Joseph Campbell's idea of myth grew out of Jung's theories and  method of dream interpretation. Campbell went on to develop his own theory of the monomyth, known among us writers as The Hero's Journey.

What I love so much about this book is that you don't have to buy into the idea of a collective unconscious or even The Hero's Journey for it to inspire countless stories, worlds and characters.  According to the Wall Street Journal's article, the people who put the book together were less concerned with theory, than with simply exploring our cultural touchstones through images and short evocative essays. 
"The specifics of Jung's work do not figure prominently in the book's collection of images and essays, which fans out to include references to poems, plays and tales from history and myth. The four-page section labeled "Bird," for instance, features an ancient Native American sculpture, a 17th-century Iranian painting, a remark by Emily Dickinson and a quotation from a 1980s animal-facts book."
Every image in this book suggests a multitude of stories. The essays dilate the meanings of events that are woven so tightly into the fabric of our everyday lives as to seem mundane, for example, see the entries for "Dawn" or "Wind."

This book isn't an argument, simply a set of observations, which is what makes it such a good tool for creative endeavors. Check out this book if you can and then, with the words of Carl Jung in mind, go make something!

"Trust that which gives you meaning and accept it as your guide."

Friday, September 13, 2013

Last WorldCon Post

A DRD (Diagnostic Repair Drone) came all the way from Farscape.
Here's the rest of it.*

I'll be back to our regularly scheduled programming (i.e. whatever tickles my fancy or chaps my hide) next week.


Breakfast with a dozen or so conventioneers, only a few of whom I knew, now I know more genre people. The delicious, if expensive, buffet went a long way toward soothing the rather prevalent hangover situation.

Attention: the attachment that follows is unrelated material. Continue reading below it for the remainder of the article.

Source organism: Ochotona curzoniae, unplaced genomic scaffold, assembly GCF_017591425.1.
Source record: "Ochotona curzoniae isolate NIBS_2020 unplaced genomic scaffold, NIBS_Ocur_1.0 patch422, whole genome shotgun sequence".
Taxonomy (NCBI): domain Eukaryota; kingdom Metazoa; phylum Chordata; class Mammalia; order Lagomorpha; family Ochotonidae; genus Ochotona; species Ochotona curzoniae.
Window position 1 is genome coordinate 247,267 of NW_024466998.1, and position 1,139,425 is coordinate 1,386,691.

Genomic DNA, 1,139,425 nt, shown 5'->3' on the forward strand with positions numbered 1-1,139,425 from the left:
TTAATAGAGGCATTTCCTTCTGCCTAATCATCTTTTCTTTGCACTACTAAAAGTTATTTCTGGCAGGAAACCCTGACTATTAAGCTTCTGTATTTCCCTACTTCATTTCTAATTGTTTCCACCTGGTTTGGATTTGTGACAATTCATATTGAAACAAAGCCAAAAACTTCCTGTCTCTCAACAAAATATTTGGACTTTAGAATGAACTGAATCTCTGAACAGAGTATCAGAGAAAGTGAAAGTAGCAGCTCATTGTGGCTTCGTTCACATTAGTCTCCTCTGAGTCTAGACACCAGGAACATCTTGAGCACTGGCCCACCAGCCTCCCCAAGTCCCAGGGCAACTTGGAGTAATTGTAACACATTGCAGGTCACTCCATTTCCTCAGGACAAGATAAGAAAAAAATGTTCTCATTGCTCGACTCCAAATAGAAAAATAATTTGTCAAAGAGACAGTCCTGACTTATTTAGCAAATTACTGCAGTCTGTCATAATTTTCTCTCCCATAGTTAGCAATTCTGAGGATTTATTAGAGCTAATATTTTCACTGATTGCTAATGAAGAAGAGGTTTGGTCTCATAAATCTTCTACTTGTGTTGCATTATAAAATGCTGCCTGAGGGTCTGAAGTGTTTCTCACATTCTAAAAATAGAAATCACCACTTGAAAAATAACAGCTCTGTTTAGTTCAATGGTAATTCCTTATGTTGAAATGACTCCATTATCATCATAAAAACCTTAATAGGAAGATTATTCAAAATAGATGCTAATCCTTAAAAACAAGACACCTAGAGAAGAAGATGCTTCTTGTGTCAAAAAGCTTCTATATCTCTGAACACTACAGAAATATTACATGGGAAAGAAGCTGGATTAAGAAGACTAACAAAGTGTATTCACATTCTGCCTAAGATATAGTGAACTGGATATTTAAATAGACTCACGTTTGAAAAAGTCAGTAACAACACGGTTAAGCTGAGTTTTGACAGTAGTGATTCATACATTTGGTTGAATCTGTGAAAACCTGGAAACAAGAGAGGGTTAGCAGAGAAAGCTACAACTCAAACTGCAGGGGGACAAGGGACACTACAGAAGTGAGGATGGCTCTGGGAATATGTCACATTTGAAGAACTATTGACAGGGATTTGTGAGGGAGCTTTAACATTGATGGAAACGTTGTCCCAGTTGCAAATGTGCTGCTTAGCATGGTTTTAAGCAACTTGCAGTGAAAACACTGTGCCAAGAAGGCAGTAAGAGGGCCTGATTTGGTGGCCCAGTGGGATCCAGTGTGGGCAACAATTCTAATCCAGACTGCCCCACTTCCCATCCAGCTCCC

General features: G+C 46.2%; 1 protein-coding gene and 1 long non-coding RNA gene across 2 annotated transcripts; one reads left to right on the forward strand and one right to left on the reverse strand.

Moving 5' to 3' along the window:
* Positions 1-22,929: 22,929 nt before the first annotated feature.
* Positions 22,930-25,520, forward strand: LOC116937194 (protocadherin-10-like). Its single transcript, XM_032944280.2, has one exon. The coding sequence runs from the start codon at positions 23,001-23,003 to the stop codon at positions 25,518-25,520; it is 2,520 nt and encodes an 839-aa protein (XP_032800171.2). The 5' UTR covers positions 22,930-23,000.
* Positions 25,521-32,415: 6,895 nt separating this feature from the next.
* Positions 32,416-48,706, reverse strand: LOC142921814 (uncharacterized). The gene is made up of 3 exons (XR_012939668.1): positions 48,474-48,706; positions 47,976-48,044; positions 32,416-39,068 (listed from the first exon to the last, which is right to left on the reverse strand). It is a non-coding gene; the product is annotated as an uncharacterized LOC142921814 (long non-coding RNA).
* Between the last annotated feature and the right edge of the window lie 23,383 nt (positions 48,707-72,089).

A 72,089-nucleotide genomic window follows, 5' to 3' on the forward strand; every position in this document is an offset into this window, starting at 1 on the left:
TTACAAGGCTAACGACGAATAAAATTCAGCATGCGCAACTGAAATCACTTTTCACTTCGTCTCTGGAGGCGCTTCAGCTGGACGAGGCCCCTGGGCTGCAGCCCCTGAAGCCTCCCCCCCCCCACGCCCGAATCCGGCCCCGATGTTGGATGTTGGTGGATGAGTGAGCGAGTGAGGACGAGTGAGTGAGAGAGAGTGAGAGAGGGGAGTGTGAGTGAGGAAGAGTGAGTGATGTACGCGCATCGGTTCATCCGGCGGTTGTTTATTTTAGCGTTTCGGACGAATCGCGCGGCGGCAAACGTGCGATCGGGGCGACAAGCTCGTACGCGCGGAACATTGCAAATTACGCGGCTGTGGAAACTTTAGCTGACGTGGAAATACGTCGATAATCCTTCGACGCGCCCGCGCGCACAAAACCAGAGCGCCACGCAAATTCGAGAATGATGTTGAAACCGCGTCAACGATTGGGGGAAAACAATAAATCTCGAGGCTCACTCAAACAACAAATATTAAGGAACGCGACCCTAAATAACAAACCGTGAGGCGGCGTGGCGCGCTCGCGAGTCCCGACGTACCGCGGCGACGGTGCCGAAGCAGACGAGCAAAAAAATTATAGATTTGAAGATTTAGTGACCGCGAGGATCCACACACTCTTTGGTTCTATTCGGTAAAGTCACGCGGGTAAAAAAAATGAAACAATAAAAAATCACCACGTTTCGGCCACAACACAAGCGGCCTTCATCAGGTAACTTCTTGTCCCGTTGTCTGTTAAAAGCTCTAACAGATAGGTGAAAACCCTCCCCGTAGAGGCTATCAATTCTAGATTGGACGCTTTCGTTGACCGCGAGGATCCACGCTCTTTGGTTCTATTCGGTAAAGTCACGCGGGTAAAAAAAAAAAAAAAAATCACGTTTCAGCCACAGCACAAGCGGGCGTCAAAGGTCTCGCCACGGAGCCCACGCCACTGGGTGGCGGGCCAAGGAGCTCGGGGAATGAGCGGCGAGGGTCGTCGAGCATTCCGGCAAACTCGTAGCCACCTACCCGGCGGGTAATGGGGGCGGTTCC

The How To Write a Short Story panel had a great lineup of some of my favorite writers dispensing nuggets of pure, golden wisdom:
Michael Swanwick, James Patrick Kelly, Vylar Kaftan, and Cat Rambo
  •  Short fiction is where the new ideas and forms are forged. 
  • Aim high, not just the next sale, aim to make all science fiction to date obsolete. Now that's shooting for the stars.
  • Short fiction is a good place to work on beginnings, middles and ends.
  • Short fiction is also a great place to find your voice. 
  • Stop looking for heroes, look for who gets damaged in the story
  • If a story isn't working, sometimes you need to put it in the drawer to let it mulch with other story ideas
  • Don't hoard your ideas - use them all up. Using them up is what generates more.
  • Try everything, find what works for YOU.
  • Kaftan pointed us to her great blog post The super-cool magic short-story formula. I plan on trying this as a writing exercise as soon as I'm finished with this post!


I sat down with Gabrielle de Cuir and Stefan Rudnicki of Skyboat Media. They've been in charge of the Lightspeed podcasts for some time now. I've listened to their voices narrate so many stories, it was trippy to sit down and have a conversation with them. They are just finishing up with a full cast audioplay of Ender's Game called Ender's Game Alive. They were amused and maybe a little appalled when one of the other attendees admitted that she bumps up the playback speed on her podcasts when she's in a hurry.

After that, I sat down with Tobias Buckell and David Nickle. I know Buckell more from his blog than his books though I have Arctic Rising on my to read list. Nickle brought some of his books, published by ChiZine, and they were gorgeous. Both Buckell and Nickle were friendly and generous with writing advice and anecdotes.

Another panel about short fiction, this one titled Short Stories - What's Next? Another stellar group of writers and editors: Kij Johnson, David Levine, Steven Silver, John Joseph Adams, and Damien Broderick

  • There was a lively discussion as to whether length is becoming irrelevant. Certainly electronic publishing does not have print costs, and print-on-demand also mitigates up front print costs, but Adams points out that if you're committed to paying writers pro rates, the costs are still a factor.
  • Kij Johnson noted the premise that Science Fiction is a literature in conversation with itself (true of all art IMHO), and sees many stories embellishing or rebutting other stories out there. She noted that stories can now respond to each other nearly in realtime because of new technologies. The panel agreed that there are many stories in dialogue with all kinds of media (i.e. responding to movies, comics, TV -  and not just recent material, e.g. Star Trek).

Paul Cornell